It's usually a good idea to check both, the LLVMConfig.cmake from a build-tree and from an install-tree. They are quite different and LLDB standalone should work with both.

You can check the green dragon bot that we added recently: http://green.lab.llvm.org/green/view/LLDB/job/lldb-cmake-standalone/
It builds against both versions (and BTW it also dumps CMake cache entries).

Ooh, I like this bot. Thanks for pointing it out!

sgraenitz accepted this revision.Apr 5 2019, 12:13 PM

you should be using the same sysroot to build LLVM and LLDB. In my specific problem, when you build any of the lldb tools (e.g. lldb-server) it fails to link because you are building the tool against the freshly built libc++ but the llvm libraries you had previously built were linked against the NDK's libc++.

Ok agreed.

clang and lld do the same and/but it's old code (3+ years). Well, hope it's well tested. Please keep an eye on the bots.

This revision is now accepted and ready to land.Apr 5 2019, 12:13 PM
This revision was automatically updated to reflect the committed changes.
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labath added a comment.Apr 8 2019, 1:12 AM

No, everything is being built for android. Cross-compiling lldb-server involves cross-compiling llvm libraries, clang libraries, and if you've got swift in the picture, swift host libraries. LLVM and clang libraries are built against the libc++ from the android NDK, but in standalone builds, LLDB will try to link against the freshly built libc++ from LLVM. You get loads of undefined references to symbols from the NDK's libc++.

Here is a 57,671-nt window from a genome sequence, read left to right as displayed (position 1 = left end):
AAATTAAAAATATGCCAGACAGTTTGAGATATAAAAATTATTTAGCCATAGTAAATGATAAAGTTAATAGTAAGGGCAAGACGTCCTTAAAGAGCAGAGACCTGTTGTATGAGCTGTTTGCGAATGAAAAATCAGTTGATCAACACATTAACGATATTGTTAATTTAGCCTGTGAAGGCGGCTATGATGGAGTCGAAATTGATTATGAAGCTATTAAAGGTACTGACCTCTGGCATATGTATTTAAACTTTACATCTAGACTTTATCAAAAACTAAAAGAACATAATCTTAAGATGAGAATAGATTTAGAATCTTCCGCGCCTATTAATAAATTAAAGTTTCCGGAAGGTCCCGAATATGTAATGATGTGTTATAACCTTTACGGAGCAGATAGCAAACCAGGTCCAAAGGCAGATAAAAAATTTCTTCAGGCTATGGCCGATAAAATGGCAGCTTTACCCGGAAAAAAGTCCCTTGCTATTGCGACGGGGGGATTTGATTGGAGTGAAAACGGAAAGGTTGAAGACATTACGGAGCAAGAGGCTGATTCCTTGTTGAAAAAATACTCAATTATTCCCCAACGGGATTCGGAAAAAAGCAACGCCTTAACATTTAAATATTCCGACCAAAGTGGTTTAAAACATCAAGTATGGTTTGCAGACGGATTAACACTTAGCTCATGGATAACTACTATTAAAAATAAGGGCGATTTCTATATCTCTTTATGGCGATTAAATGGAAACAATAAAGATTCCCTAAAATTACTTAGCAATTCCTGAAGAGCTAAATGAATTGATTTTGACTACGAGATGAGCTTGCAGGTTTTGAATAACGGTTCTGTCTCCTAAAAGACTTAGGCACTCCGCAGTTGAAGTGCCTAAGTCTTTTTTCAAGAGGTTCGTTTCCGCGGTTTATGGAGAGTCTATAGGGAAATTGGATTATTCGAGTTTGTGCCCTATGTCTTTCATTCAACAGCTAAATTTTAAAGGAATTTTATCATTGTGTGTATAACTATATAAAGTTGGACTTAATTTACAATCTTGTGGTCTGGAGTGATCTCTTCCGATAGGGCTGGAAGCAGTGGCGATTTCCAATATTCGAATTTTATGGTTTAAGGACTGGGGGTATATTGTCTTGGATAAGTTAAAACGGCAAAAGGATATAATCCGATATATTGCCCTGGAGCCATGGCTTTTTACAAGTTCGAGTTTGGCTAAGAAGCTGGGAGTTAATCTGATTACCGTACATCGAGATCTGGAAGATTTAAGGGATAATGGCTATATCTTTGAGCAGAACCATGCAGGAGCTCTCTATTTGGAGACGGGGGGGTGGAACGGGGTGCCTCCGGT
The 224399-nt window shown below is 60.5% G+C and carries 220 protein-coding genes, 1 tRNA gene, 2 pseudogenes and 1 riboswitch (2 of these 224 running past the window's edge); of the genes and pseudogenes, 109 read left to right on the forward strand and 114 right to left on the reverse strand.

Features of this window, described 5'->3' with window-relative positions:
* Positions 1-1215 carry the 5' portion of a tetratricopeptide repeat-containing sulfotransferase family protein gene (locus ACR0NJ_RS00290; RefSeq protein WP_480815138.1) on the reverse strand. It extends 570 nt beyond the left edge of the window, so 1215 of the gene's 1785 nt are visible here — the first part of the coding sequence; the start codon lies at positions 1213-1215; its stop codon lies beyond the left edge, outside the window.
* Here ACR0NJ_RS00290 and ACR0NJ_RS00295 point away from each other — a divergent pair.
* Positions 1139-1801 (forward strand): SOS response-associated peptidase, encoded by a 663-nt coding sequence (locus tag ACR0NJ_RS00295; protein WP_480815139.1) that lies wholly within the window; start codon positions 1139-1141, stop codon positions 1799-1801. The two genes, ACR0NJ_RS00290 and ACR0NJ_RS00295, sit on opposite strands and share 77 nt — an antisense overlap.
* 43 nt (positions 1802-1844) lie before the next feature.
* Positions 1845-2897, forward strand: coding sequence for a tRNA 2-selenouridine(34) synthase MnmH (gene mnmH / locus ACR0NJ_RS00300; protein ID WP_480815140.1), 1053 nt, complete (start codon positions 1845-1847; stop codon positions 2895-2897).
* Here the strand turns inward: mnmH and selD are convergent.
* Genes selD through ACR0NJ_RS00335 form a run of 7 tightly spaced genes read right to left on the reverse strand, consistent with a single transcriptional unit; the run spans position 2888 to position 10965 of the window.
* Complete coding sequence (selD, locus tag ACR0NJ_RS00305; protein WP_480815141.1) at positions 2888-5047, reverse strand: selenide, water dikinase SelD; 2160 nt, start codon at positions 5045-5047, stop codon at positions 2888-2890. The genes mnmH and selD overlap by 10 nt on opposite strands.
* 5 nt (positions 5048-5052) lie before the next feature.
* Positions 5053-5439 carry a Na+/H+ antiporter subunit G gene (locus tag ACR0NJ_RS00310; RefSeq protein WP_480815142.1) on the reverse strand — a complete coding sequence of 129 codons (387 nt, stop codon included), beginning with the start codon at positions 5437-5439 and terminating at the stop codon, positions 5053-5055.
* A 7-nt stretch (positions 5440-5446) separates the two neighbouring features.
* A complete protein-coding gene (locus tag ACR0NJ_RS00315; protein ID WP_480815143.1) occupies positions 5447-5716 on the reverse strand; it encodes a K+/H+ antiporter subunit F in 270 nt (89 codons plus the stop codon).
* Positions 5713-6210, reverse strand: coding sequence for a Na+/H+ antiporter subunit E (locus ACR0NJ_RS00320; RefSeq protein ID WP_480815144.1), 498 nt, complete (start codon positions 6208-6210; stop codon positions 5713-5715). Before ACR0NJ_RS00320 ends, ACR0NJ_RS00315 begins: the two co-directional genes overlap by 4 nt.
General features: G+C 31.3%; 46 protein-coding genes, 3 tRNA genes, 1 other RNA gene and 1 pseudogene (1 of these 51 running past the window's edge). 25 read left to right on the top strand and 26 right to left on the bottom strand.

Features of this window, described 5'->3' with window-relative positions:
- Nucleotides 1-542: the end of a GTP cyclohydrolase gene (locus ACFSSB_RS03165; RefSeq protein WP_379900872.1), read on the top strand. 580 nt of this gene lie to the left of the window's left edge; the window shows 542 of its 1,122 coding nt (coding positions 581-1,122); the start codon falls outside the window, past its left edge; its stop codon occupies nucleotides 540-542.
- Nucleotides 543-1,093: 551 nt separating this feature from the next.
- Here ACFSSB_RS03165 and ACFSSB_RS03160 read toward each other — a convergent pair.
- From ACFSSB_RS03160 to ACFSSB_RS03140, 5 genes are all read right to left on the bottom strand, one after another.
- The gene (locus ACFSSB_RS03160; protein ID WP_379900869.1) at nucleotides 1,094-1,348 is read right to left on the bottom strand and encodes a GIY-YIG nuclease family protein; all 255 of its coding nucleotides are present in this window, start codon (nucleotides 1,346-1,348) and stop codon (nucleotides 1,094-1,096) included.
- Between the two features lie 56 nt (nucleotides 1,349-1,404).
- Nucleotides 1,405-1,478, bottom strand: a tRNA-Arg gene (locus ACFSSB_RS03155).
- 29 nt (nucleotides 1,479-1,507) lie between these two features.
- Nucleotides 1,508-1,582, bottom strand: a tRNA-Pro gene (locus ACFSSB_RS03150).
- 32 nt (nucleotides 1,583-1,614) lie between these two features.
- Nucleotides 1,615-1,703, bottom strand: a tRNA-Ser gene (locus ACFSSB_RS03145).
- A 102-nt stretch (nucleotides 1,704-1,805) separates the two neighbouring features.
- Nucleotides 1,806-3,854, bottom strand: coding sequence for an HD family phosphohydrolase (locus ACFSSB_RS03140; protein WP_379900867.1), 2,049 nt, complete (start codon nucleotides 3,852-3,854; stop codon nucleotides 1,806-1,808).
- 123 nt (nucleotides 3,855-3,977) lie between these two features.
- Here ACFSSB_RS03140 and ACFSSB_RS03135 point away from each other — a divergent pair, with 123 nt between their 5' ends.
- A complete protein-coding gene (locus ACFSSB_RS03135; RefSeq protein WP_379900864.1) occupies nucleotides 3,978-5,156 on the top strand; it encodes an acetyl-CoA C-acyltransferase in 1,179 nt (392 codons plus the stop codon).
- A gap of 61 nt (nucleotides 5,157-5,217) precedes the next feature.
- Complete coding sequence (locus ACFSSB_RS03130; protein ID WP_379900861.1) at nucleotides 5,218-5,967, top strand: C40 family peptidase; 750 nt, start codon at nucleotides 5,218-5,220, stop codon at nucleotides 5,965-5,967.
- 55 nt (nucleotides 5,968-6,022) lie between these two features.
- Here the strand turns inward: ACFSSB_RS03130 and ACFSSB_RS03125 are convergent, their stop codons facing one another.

For the link_directories line: if you cross-compile the entire tree and this tree contains libc++, wouldn't it be natural that LLDB will try to link against the freshly built libc++?
If this is not your intention, then maybe we need a LLDB_EXTERNAL_LIBCXX option instead?

Well.. you definitely shouldn't link against the fresh libc++, but still use the headers from the system one (which I suspect is the cause of the undefined symbols Alex is seeing).

FWIW, I don't think cross-compilation should be a factor here. I can see somebody may want to build a fresh libc++ and then link llvm (all of it) against that, but that is true regardless of whether you're cross-compiling or not. However, I wouldn't expect this to be the default because then the built binaries wouldn't play well with anything else on this system, if the system happens to use a different C++ library (or just an incompatible version of libc++).